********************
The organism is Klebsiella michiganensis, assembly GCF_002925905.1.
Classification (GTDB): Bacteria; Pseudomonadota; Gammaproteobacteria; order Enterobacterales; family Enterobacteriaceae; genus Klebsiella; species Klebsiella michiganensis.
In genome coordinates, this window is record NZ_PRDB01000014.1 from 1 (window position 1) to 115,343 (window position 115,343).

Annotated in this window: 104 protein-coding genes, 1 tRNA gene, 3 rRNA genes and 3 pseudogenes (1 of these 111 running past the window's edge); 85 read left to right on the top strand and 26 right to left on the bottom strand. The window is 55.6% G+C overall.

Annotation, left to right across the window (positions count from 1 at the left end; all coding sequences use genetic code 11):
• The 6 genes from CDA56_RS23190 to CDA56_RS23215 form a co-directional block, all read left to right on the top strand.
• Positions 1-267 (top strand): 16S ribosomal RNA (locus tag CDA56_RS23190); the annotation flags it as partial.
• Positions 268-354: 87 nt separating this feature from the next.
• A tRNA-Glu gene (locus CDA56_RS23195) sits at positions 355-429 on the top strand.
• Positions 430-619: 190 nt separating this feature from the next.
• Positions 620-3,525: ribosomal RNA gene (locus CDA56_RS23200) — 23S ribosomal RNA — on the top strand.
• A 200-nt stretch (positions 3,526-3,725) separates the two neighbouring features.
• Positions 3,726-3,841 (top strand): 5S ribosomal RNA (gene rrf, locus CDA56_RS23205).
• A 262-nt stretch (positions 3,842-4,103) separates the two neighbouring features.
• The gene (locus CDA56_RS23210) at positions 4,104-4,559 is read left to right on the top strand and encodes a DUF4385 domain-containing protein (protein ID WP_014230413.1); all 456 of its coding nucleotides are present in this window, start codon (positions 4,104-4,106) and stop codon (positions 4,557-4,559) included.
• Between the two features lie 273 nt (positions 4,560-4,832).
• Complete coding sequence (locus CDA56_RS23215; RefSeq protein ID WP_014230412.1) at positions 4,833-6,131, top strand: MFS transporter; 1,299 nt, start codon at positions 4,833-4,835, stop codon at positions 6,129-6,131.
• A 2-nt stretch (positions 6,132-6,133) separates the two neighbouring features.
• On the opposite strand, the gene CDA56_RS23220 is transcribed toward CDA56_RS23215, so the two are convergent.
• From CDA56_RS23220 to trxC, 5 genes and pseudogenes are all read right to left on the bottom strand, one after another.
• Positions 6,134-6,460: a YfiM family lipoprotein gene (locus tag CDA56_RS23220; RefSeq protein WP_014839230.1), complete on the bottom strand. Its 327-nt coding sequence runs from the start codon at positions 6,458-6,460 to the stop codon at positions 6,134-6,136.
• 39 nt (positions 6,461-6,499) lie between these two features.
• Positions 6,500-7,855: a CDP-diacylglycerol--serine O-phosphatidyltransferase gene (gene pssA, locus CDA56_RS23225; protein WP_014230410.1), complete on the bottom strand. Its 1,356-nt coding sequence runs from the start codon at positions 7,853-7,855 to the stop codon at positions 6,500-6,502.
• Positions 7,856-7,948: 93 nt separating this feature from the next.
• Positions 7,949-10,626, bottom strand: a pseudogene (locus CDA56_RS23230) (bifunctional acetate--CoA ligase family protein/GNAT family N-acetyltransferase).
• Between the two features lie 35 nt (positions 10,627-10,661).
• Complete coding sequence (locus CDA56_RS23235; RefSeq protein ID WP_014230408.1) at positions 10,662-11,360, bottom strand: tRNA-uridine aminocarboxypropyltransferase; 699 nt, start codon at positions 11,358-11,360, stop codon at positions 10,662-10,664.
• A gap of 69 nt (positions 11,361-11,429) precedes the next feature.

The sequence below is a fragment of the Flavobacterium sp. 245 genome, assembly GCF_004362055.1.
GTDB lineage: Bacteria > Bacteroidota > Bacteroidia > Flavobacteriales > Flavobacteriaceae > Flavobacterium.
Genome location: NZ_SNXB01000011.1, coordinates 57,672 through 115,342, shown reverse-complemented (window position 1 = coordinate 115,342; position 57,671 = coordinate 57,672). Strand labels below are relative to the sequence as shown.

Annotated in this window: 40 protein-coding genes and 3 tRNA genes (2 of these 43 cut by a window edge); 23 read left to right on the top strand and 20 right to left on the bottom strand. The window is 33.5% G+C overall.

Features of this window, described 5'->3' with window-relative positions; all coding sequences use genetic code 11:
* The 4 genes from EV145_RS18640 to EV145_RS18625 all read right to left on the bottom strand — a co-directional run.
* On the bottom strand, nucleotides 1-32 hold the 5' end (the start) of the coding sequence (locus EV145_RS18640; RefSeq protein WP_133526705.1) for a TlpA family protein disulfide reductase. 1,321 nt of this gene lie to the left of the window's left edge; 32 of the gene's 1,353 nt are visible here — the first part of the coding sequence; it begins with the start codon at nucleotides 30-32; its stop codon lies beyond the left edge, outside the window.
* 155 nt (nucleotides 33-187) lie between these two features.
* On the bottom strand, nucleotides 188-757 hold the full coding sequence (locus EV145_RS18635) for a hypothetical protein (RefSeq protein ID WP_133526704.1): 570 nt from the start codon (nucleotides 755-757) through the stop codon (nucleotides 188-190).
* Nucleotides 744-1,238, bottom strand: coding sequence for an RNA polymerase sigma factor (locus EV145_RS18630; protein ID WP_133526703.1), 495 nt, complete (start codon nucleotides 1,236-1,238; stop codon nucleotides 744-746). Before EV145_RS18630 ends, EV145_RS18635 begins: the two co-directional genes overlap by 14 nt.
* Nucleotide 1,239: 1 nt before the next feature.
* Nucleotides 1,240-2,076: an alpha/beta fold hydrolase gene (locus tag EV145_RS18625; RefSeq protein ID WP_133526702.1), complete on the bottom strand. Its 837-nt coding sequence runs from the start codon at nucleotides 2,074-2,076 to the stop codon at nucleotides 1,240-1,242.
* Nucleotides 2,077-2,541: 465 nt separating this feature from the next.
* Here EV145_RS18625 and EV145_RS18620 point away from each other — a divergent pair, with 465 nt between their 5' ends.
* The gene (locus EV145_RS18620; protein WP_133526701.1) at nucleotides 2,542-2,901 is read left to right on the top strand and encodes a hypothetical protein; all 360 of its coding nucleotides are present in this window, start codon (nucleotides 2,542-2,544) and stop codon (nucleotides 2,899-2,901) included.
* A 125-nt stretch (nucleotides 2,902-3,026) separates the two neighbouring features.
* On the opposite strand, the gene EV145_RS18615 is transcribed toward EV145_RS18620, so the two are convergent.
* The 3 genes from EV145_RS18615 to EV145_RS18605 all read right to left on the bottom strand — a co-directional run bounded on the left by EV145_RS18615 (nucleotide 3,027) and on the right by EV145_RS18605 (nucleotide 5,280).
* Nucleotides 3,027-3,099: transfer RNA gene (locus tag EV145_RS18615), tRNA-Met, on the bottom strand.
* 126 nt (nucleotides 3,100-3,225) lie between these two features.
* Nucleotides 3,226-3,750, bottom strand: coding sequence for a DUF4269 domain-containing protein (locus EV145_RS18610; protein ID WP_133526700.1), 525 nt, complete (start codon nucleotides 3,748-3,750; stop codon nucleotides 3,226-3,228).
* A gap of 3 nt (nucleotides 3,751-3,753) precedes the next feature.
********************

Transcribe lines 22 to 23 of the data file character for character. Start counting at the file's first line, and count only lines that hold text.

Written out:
• 39 nt (positions 6,461-6,499) lie between these two features.
• Positions 6,500-7,855: a CDP-diacylglycerol--serine O-phosphatidyltransferase gene (gene pssA, locus CDA56_RS23225; protein WP_014230410.1), complete on the bottom strand. Its 1,356-nt coding sequence runs from the start codon at positions 7,853-7,855 to the stop codon at positions 6,500-6,502.